Why have Domestic Cats Retain the Habits from Its Wild Ancestors?

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Why have Domestic Cats Retain the Habits from Its Wild Ancestors?

Image: www.freeimages.com

Image: www.freeimages.com

Unlike the dogs, domestic cats has retained many of their behavioral patterns of their wild ancestors till today. They are carnivorous, solitary animals that are playing a lot, covering their feces, marking the territory, communicating through smells, etc. All of these, cats inherited from the ancestors. When our lovely pet wakes us up early in the morning in order to eat, or becomes hyperactive at dusk, we can hardly recognize the old hunting patterns from the wild. If we wish to understand better these behavioral patterns and the feeding habits, let us explore the few following paragraphs from the article The Evolutionary Basis for the Feeding Behavior of Domestic Dogs (Canis familiaris) and Cats (Felis catus), published by American Society for Nutrition:

Why have Domestic Cats Retain the Habits from Its Wild Ancestors? – Evolutionary Origins

The domestic cat F. catus is derived from the north African wildcat F. silvestris lybica , which is a more specialized predator than the wolf. It has also been domesticated for a much shorter period than dogs, and is consequently much less modified from its wild ancestor. In fact, the strict definition of domestication, i.e., that breeding, care, and feeding are totally controlled by humans, producing a reproductively isolated population, can strictly be applied only to pedigree cats. Nonpedigree (“mongrel”) cats generally select their own mates, and readily interbreed both with free-living feral domestic cats, and, where they co-occur, with wild Felis silvestris. Pet cats, unlike pet dogs, have also retained the ability to hunt effectively.
That they are descended from a specialist predator is readily apparent from their dentition, which is dominated by large canines, used to sever the neck vertebrae of mammalian prey, and carnassials for shearing flesh from bone; the incisors and molars are relatively small. Unlike wolves, they are exclusively solitary hunters, and therefore usually take prey with much lower body-mass than their own, necessitating several kills per day. This is reflected in the ad libitum meal-patterning of domestic cats, which take several small meals, spread throughout the 24 h of the day.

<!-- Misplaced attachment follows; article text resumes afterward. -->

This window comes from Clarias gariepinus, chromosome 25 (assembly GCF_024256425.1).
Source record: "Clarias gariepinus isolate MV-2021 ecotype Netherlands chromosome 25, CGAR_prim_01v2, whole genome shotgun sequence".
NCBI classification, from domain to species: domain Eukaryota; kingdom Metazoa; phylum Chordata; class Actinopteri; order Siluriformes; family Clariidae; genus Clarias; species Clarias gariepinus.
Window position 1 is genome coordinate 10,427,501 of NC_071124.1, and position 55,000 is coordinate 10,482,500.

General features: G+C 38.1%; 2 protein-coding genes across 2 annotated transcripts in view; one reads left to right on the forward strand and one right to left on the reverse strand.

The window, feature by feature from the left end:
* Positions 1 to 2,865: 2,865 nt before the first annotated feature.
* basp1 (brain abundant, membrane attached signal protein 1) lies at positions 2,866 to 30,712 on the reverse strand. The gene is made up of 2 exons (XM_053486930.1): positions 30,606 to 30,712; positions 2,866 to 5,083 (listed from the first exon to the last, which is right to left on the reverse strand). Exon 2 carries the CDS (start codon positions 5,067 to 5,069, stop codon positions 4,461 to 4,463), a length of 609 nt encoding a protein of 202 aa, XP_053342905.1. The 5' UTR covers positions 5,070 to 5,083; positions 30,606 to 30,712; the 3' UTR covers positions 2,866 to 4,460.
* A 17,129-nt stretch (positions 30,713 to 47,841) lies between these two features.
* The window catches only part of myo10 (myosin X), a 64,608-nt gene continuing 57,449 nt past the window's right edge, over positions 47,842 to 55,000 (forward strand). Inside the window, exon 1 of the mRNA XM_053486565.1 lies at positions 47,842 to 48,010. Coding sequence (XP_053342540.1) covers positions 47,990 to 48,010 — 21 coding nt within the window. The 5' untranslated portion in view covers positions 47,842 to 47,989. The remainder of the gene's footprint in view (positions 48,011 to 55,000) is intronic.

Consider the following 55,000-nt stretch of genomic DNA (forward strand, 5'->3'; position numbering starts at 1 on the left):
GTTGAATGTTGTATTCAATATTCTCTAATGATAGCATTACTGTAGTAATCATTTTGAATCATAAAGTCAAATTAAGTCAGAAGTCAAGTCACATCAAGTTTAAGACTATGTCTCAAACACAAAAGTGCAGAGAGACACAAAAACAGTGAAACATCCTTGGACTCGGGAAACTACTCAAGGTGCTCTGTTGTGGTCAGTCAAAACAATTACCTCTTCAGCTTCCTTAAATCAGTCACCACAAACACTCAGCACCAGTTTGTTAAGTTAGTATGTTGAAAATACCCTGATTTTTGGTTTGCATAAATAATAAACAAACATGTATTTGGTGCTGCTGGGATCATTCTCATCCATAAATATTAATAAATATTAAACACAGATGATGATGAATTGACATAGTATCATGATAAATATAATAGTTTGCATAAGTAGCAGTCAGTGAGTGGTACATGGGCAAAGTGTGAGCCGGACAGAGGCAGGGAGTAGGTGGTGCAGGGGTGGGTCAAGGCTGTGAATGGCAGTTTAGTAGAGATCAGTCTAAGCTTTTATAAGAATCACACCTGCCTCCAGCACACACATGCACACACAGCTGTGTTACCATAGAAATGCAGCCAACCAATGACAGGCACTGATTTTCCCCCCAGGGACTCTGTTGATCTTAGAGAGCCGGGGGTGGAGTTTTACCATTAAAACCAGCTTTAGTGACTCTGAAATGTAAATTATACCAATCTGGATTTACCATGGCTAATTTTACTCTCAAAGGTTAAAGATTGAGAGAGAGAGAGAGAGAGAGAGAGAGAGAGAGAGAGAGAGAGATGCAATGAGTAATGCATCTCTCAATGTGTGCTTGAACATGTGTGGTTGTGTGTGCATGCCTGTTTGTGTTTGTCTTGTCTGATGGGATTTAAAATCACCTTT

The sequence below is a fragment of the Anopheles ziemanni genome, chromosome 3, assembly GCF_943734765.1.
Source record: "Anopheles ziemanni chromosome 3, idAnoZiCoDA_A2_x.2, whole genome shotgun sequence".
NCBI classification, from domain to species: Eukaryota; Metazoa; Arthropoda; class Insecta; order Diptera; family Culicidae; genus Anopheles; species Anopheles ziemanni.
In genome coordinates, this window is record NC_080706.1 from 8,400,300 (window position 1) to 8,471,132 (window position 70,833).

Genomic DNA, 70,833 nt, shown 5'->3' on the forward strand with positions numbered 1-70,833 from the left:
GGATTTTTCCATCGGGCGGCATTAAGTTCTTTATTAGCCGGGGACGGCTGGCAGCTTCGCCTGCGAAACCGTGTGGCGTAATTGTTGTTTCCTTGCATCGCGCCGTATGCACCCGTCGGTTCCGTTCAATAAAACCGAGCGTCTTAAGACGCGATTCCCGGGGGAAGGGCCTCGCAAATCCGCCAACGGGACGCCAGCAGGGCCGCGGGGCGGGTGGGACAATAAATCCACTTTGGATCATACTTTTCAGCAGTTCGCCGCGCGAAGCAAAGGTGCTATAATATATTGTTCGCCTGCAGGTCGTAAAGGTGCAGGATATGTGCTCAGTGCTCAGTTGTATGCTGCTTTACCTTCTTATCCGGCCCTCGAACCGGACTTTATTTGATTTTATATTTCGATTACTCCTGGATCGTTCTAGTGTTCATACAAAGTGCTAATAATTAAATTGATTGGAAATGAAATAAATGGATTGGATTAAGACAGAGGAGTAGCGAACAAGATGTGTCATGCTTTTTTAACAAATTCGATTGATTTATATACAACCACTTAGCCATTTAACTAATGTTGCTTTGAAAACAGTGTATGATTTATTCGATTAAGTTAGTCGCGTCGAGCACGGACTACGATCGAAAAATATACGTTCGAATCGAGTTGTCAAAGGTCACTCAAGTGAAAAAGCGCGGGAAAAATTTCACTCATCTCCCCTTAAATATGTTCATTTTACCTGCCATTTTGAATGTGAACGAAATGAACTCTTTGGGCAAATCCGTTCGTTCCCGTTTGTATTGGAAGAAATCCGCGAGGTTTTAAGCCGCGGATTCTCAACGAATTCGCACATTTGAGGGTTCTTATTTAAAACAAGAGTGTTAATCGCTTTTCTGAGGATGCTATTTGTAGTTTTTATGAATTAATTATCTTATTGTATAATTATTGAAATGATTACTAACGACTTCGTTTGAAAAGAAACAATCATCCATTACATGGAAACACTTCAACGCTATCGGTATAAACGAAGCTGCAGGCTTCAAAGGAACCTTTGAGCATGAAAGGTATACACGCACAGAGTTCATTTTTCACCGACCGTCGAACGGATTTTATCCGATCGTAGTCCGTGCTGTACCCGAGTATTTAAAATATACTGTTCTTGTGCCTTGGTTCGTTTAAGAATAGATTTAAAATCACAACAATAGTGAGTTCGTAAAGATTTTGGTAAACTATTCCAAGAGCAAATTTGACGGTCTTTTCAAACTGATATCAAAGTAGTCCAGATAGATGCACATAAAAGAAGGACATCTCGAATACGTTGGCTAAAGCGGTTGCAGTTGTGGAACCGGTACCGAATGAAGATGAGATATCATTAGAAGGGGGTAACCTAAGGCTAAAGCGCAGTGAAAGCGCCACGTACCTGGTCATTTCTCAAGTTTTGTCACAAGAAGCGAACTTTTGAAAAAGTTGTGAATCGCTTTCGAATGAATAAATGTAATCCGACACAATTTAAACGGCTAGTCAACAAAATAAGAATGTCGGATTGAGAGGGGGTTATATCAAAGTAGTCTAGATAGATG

However, domestic cats are more fundamentally constrained in their choice of foods by the absence of certain key metabolic enzymes, which appear to have been lost in the common ancestor of all of the extant species in the cat family. These losses result in very narrowly defined nutritional requirements, which in the wild can be satisfied only by a diet that consists largely of vertebrate prey. It is only perhaps in the last half-century, as these requirements have been elucidated by nutritionists and applied by pet food manufacturers, that domestic cats have been able to rely upon obtaining a balanced diet from human provisioning alone. This is likely to be the main selective pressure that has caused them to retain their ability to hunt. Before the widespread availability of refrigeration, surplus meat and fish would have been available only sporadically in all but the richest households; thus, those females that left the most descendants would be those that could obtain key nutrients by hunting.

Recognizing that the cats needs are not human-based, can help to better comprehend their’ real needs. We will better understand the cats, if we approach them from a wider perspective. In order to provide our cat with the best care, we have to offer opportunities to live in accordance with her true, natural behavior, if possible. By doing this, our cat can express positive changes. And next time, when she jumps on the sink and try to drink fresh water, we can ask ourselves – is this from her wild ancestors? – and smile.

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